Archive for February 2011
The whole Andy Grey, other football man I’d never previously heard of, debacle of a week or so ago, got me thinking about feminism, the struggle for true equality, and how we’re really not there yet.
And then I got distracted by pore strips. They’re really rubbish. Essentially, pore strips are white bits of paper that you stick on your nose. They make you look like you’ve had a nose job whilst you’re wearing them, and they ‘draw out impurities’. ALLEDGEDLY.
They do in fact seem to have drawn out my impurities, from their former comparatively well-hidden location, to the front of my face. Which wasn’t really the effect I was going for when I purchased this product.
Ahh, the things we do for beauty eh? As a single but highly eligible bachelorette (have I mentioned at any point previously in this blog that I’m still single and fast approaching 30? I doubt it), it’s important to maintain a well groomed appearance at all times, just in case an opportunity presents itself for you to ensnare charm a man when you’re least expecting it.
So, recently, I decided to try out several treatments and products that are a step up from my usual arduous beauty regime, which consists of washing my body and face, rarely washing my hair, moisturising, and putting some mascara on. Oh and concealer under my eyes, now that I have permanent dark circles there because I am OLD.
So I tried the pore strips, which made me look spottier. I also did a face mask, which was fun because it made me look like I was in the Black and White Minstrels (but white-ed up instead of blacked up) and smelt of strawberries.
On top of this I subjected myself to a range of other forms of grooming and preening which I won’t go into, because… well, it would be weird.
The question is. Was it all worth it? Do these things actually make a scrap of difference to how you look or do they just make you feel like they make a difference? Is the only difference they really make that they minimally boost your confidence, making you come across as a more ‘attractive’ person?
Probably the latter.
And hey, it’s pretty fun to pamper and preen like a proper girl every so often. But I do wonder about the amount of money some gals (and guys I’m sure) spend regularly on an array of beauty treatments that, no offence ladies, make a minute amount of difference to the way they look.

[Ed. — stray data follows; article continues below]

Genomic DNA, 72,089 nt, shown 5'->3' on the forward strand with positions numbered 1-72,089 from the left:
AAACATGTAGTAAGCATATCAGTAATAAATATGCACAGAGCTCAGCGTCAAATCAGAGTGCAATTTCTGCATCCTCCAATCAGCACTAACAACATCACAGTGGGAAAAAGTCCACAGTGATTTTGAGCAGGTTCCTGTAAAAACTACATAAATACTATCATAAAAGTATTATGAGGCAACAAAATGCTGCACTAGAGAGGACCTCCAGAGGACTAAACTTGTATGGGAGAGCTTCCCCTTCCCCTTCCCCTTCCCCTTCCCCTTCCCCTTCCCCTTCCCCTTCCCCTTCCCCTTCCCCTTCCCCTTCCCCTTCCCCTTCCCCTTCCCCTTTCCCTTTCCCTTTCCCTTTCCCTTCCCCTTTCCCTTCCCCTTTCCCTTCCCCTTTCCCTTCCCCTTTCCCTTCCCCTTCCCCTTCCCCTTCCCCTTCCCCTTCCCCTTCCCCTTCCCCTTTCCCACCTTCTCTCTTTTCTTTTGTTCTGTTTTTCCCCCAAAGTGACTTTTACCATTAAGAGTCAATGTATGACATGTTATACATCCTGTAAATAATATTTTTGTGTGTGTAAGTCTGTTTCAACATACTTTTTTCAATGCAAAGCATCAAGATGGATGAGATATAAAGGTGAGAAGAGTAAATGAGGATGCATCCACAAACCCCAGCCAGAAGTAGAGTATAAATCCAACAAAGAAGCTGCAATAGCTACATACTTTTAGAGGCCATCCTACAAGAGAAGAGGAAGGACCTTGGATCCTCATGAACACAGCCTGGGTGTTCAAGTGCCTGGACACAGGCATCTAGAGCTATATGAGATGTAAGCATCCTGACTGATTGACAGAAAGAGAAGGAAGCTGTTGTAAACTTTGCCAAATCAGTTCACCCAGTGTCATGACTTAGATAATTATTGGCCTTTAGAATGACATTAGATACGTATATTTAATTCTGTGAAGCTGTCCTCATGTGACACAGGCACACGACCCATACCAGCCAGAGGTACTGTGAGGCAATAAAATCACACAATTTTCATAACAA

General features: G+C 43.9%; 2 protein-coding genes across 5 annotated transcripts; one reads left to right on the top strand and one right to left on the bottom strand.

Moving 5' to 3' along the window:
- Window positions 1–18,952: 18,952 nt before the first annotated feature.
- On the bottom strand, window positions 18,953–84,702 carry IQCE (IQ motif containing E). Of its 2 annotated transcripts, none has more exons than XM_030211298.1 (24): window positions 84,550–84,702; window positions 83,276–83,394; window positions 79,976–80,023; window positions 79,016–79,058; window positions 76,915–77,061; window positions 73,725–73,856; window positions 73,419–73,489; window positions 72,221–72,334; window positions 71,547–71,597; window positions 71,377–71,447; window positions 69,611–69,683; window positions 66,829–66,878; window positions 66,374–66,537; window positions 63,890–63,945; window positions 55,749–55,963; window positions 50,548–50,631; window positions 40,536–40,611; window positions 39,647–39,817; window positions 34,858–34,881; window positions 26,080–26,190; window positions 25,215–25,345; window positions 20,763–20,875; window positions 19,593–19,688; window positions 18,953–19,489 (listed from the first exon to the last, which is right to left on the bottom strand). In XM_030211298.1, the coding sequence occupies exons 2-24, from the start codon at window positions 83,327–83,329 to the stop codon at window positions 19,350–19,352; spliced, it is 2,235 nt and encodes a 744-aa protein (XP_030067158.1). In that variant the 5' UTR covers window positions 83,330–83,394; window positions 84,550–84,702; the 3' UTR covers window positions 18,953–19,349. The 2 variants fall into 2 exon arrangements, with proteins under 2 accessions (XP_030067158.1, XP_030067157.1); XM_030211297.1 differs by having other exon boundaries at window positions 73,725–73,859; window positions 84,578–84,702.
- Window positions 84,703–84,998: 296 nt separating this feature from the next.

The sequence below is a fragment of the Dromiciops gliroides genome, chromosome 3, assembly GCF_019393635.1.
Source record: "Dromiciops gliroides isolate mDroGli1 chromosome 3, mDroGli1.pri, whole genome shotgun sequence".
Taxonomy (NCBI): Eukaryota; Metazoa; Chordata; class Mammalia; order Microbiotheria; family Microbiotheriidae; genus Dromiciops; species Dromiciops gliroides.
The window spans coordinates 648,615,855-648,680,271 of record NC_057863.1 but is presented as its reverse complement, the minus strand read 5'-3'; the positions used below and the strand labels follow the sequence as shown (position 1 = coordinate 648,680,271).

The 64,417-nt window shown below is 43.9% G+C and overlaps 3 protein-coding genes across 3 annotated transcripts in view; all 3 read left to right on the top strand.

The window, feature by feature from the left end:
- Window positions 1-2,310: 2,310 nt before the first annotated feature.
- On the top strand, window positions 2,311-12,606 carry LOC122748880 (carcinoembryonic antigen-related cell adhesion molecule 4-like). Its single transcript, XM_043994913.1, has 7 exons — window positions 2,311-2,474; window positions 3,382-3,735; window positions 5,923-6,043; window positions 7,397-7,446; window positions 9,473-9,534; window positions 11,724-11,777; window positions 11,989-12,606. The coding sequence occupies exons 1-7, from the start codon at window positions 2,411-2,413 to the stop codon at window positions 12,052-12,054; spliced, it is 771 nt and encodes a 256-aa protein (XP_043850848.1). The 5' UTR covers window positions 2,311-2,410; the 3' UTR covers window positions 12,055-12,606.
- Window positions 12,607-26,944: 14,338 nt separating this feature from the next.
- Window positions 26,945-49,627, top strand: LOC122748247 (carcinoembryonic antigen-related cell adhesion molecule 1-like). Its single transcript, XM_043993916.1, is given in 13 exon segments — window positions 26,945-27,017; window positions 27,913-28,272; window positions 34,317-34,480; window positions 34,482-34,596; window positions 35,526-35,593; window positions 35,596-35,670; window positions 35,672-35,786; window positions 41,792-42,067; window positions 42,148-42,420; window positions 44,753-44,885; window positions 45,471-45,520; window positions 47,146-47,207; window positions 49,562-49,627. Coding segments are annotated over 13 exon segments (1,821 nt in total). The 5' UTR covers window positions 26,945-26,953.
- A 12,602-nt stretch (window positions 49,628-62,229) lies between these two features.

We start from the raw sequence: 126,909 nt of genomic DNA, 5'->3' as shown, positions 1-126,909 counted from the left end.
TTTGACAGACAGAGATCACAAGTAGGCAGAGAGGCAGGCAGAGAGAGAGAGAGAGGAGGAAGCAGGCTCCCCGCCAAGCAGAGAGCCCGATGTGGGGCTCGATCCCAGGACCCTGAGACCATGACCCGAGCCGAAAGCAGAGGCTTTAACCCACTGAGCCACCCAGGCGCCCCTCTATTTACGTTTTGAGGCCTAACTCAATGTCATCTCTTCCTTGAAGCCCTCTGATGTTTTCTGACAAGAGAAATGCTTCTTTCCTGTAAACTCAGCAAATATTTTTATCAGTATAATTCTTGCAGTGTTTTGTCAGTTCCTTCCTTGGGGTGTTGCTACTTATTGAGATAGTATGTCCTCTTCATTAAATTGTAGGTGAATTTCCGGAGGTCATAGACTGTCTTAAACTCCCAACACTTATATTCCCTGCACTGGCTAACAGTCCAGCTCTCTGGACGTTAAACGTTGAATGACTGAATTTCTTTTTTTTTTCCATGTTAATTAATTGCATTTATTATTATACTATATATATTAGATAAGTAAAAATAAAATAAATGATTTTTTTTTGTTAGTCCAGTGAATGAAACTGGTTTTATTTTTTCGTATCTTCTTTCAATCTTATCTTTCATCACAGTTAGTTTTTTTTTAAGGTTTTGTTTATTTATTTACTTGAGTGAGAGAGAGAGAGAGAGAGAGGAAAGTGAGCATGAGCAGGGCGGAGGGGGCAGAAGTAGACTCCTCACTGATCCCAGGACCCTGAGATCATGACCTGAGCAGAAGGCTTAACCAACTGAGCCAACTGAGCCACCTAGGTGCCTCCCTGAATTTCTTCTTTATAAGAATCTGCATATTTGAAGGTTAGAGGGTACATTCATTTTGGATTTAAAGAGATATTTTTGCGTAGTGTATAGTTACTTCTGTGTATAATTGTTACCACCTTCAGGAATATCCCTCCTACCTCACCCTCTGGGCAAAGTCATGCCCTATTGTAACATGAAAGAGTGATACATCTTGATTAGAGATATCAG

Nail art, hair extensions, spray tans, eyebrow shaping, teeth whitening – as a one-off I get it, but as a regular thing…
One, how can you be arsed? Two, wouldn’t you rather spend your cash on, you know, doing things? Three, it aint going to make that much difference to your looks. You’ll still be you (unless you have facial surgery) just a less well-off, more looks-conscious version of you.
Because once you start tweaking and changing, I reckon you just want to carry on and find it impossible not to notice more ‘flaws’ and things you could change and ‘improve’ upon.
If anyone’s not seen Channel 4’s Beauty and the Beast, I recommend it. It’s Channel 4’s usual bordering-on-the-exploitative-but-highly-watchable-reality-TV fare and puts together very vain (for which we can read ‘self-conscious’ and actually very sweet, in the case of the first Beauty at least) people with people who have severe facial deformities/scarring and so on.
In the first episode, the Beauty in question makes a breakthrough and dares to bare, leaving the house without her false eyelashes on, but still with full make up and hair extensions of course.
Thing is, her excessive concern for make up and beautifying was all down to trying to distract attention from her really rather ginormous boobs, which men, from smart business types to homeless alcoholics, felt it was more than acceptable to openly leer at and comment on. Her make up and hair was basically saying “talk to my face you ignorant, sexist TWATS”.
And the ironic thing is, a multitude of women out there would consider or have considered paying thousands of pounds and undergoing surgery under general anaesthetic just to have slightly bigger boobs.
Like I said, we’re not quite there yet and sometimes it is hard to be a woman. But I think it’s just hard to be a person, regardless of gender, in this looks-obsessed, materialistic society, that makes you think things are important when they really are of no significance whatsoever.
Right, I’m off to be a hermit and live in a bear cave somewhere.